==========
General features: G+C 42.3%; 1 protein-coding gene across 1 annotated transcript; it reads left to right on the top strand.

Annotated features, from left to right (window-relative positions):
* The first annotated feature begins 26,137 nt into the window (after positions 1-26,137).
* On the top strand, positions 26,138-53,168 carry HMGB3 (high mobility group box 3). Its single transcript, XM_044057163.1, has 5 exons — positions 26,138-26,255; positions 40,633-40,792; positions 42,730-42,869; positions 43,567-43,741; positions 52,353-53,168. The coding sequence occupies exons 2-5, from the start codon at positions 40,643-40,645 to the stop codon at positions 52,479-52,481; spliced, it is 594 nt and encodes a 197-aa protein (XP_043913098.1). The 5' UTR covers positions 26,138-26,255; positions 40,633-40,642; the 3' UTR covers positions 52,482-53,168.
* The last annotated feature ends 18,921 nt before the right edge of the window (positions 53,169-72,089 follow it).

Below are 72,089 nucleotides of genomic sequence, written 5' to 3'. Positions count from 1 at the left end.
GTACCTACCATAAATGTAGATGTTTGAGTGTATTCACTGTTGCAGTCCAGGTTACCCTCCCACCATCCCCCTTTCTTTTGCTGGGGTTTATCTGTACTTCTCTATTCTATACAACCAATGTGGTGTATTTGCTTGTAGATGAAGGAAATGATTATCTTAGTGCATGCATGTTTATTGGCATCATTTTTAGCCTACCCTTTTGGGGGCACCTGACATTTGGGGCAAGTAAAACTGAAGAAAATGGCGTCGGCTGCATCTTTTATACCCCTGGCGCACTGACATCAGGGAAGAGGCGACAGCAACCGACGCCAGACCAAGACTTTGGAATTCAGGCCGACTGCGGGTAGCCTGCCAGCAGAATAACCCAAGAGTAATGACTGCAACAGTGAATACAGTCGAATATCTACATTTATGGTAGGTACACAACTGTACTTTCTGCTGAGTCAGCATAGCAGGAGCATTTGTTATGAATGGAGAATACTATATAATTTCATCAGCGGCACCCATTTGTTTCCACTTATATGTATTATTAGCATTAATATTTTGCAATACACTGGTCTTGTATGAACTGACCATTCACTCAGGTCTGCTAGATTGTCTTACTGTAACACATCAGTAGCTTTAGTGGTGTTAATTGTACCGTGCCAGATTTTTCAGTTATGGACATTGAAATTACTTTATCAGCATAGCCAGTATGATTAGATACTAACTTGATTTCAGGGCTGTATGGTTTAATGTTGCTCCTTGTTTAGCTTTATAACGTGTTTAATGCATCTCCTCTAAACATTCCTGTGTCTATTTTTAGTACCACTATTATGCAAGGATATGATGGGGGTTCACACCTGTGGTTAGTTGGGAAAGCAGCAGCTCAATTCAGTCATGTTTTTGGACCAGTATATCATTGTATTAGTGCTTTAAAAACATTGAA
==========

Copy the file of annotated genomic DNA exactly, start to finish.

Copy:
General features: G+C 42.3%; 1 protein-coding gene across 1 annotated transcript; it reads left to right on the top strand.

Annotated features, from left to right (window-relative positions):
* The first annotated feature begins 26,137 nt into the window (after positions 1-26,137).
* On the top strand, positions 26,138-53,168 carry HMGB3 (high mobility group box 3). Its single transcript, XM_044057163.1, has 5 exons — positions 26,138-26,255; positions 40,633-40,792; positions 42,730-42,869; positions 43,567-43,741; positions 52,353-53,168. The coding sequence occupies exons 2-5, from the start codon at positions 40,643-40,645 to the stop codon at positions 52,479-52,481; spliced, it is 594 nt and encodes a 197-aa protein (XP_043913098.1). The 5' UTR covers positions 26,138-26,255; positions 40,633-40,642; the 3' UTR covers positions 52,482-53,168.
* The last annotated feature ends 18,921 nt before the right edge of the window (positions 53,169-72,089 follow it).

Below are 72,089 nucleotides of genomic sequence, written 5' to 3'. Positions count from 1 at the left end.
GTACCTACCATAAATGTAGATGTTTGAGTGTATTCACTGTTGCAGTCCAGGTTACCCTCCCACCATCCCCCTTTCTTTTGCTGGGGTTTATCTGTACTTCTCTATTCTATACAACCAATGTGGTGTATTTGCTTGTAGATGAAGGAAATGATTATCTTAGTGCATGCATGTTTATTGGCATCATTTTTAGCCTACCCTTTTGGGGGCACCTGACATTTGGGGCAAGTAAAACTGAAGAAAATGGCGTCGGCTGCATCTTTTATACCCCTGGCGCACTGACATCAGGGAAGAGGCGACAGCAACCGACGCCAGACCAAGACTTTGGAATTCAGGCCGACTGCGGGTAGCCTGCCAGCAGAATAACCCAAGAGTAATGACTGCAACAGTGAATACAGTCGAATATCTACATTTATGGTAGGTACACAACTGTACTTTCTGCTGAGTCAGCATAGCAGGAGCATTTGTTATGAATGGAGAATACTATATAATTTCATCAGCGGCACCCATTTGTTTCCACTTATATGTATTATTAGCATTAATATTTTGCAATACACTGGTCTTGTATGAACTGACCATTCACTCAGGTCTGCTAGATTGTCTTACTGTAACACATCAGTAGCTTTAGTGGTGTTAATTGTACCGTGCCAGATTTTTCAGTTATGGACATTGAAATTACTTTATCAGCATAGCCAGTATGATTAGATACTAACTTGATTTCAGGGCTGTATGGTTTAATGTTGCTCCTTGTTTAGCTTTATAACGTGTTTAATGCATCTCCTCTAAACATTCCTGTGTCTATTTTTAGTACCACTATTATGCAAGGATATGATGGGGGTTCACACCTGTGGTTAGTTGGGAAAGCAGCAGCTCAATTCAGTCATGTTTTTGGACCAGTATATCATTGTATTAGTGCTTTAAAAACATTGAA